DC is a quick bus or train ride from NYC, so we try to make it out there at least once a year for a quick weekend getaway. Stephen and I had some hotel points and took a cheap bus so it worked out to be a pretty cost effective trip.

So what is there to do during a weekend stay in DC? Lot’s of things in fact! Tons of museums to peruse, history tours galore, and of course visiting the ‘Murican landmarks that scatter the district. But, I’ve been to DC way too many times and done my fair share of touristic activities. This time, Stephen and I just wanted a weekend away from New York for some fresh scenery and yummy grubs.

Hotel Lombardy

We found this charming, historic hotel through a deal online.ย Hotel Lombardy is located somewhere in between the White House and Dupont Circle, so a really centrally-located area between tourist attractions and local culture.

hotellombardy

Stoney’s on L

Our first night we walked around the area for about a hour actually, mostly strolling and enjoying the cool evening’s temperature. We ended up finding this restaurant on our way back closer to the hotel – Stony’s on L. It appeared to be full of mostly locals, watching whatever sporting game was on at the time, but a quick glance at their menu and we were sold.

I’ve had my fair share of buffalo chicken mac & cheeses (yeah I know how that sounds), but this was def one of the top ones. The inclusion of melty bleu cheese and the fresh chopped celery was a pleasant surprise. Not gonna lie, I’m probably going to have to recreate this at home. Perfect pasta shape too!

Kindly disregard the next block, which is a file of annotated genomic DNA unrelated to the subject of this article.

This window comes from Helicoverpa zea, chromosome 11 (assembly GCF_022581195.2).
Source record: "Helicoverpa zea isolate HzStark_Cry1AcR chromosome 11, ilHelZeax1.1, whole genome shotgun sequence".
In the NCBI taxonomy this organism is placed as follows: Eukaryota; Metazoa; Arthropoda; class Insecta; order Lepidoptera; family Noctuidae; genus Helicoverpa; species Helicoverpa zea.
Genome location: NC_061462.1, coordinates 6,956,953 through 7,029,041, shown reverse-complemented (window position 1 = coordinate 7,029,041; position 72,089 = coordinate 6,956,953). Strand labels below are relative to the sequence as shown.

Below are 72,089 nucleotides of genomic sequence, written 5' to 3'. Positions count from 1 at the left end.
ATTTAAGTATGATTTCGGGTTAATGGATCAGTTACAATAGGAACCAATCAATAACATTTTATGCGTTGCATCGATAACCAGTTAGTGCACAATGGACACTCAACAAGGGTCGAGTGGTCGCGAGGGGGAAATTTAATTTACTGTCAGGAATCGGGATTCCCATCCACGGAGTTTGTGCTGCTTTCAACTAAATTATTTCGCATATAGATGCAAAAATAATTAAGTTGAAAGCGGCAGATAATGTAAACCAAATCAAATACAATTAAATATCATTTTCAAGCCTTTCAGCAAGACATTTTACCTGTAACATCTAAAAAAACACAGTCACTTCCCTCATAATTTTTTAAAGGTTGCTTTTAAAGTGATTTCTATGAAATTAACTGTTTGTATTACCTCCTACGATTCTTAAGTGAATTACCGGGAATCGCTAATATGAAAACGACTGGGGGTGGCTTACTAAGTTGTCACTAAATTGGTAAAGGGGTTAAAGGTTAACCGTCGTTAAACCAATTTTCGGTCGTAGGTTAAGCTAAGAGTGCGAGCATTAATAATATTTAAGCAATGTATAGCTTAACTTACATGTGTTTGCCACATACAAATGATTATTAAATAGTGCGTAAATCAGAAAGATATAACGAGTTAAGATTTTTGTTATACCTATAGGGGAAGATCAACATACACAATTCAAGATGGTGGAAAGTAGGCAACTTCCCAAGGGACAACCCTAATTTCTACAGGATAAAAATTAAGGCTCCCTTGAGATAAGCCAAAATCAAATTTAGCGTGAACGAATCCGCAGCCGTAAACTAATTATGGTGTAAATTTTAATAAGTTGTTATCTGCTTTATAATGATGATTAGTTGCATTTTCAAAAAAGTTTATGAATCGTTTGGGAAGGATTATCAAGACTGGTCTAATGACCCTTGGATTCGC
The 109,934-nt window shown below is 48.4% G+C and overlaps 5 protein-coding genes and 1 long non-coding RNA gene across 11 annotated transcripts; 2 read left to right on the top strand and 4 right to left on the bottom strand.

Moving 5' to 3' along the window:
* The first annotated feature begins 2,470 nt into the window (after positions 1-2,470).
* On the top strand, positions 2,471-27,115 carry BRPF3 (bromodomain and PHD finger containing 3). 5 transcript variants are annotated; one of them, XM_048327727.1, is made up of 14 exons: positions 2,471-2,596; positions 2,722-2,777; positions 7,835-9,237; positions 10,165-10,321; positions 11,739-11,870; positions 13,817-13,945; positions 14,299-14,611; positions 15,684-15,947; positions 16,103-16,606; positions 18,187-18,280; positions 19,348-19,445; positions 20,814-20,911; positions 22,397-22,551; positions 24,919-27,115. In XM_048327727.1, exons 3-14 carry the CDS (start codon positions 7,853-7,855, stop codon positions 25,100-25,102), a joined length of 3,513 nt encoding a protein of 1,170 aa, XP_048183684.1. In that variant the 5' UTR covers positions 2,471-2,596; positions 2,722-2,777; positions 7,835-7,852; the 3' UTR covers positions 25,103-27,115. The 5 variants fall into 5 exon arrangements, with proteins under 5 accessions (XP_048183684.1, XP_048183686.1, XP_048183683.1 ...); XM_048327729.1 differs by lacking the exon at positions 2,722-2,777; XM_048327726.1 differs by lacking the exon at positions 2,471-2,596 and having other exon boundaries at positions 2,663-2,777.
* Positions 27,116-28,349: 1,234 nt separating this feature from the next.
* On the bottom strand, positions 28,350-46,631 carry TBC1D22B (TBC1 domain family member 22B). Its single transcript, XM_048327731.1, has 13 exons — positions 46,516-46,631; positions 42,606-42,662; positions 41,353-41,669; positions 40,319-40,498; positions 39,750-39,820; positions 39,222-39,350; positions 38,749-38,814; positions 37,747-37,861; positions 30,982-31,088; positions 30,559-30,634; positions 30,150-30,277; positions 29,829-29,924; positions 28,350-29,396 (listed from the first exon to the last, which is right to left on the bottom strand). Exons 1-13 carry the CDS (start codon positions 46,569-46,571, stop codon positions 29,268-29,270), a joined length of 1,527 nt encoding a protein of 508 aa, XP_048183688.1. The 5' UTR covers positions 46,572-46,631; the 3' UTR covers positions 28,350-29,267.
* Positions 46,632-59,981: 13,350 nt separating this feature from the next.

Stephen got a bleu cheese burger, just to stay aligned with the bleu theme.

The medium-rare burger was perfectly cooked and the bun was the most amazing carrying vessel. Obviously melted cheese and slippery caramelized onions fell everywhere. No way to eat this daintily.

Farmers and Distillers

I’ve been a huge fan of Founding Farmers for quite a few years now. More than 47,000 family farmers supply local ingredients direct to the customers, cutting out the corporate middlemen.

Farmers and Distillers, which is a subset from Founding Farmers, follows the same sustainable practices but also (obviously) includes a bonus – their own distillery!

Every weekend between 9am-2pm, Famers and Distillers provides a buffet-style brunch showcasing all the locally sourced meat and produce they’re known for. The spread is quite extensive and the photos here do not do it justice. Imagine a few long tables of eclectic foods ranging from typical brunch fare with eggs and bacon to Middle Eastern spiced meatballs and Southern pimento cheese spread.

As you can see, I make no discriminations when it comes to buffets. And this was just plate 1 of 3 for savory foods. I stopped taking photos of our plates as they got messier as we went along.

The dessert table was equally as extensive, but we were beyond full at that point.

Founding Spirits

Depending on where you’re sitting in Farmers and Distillers, you’d be able to see the inner-workings of the physically small but large-scale distillery.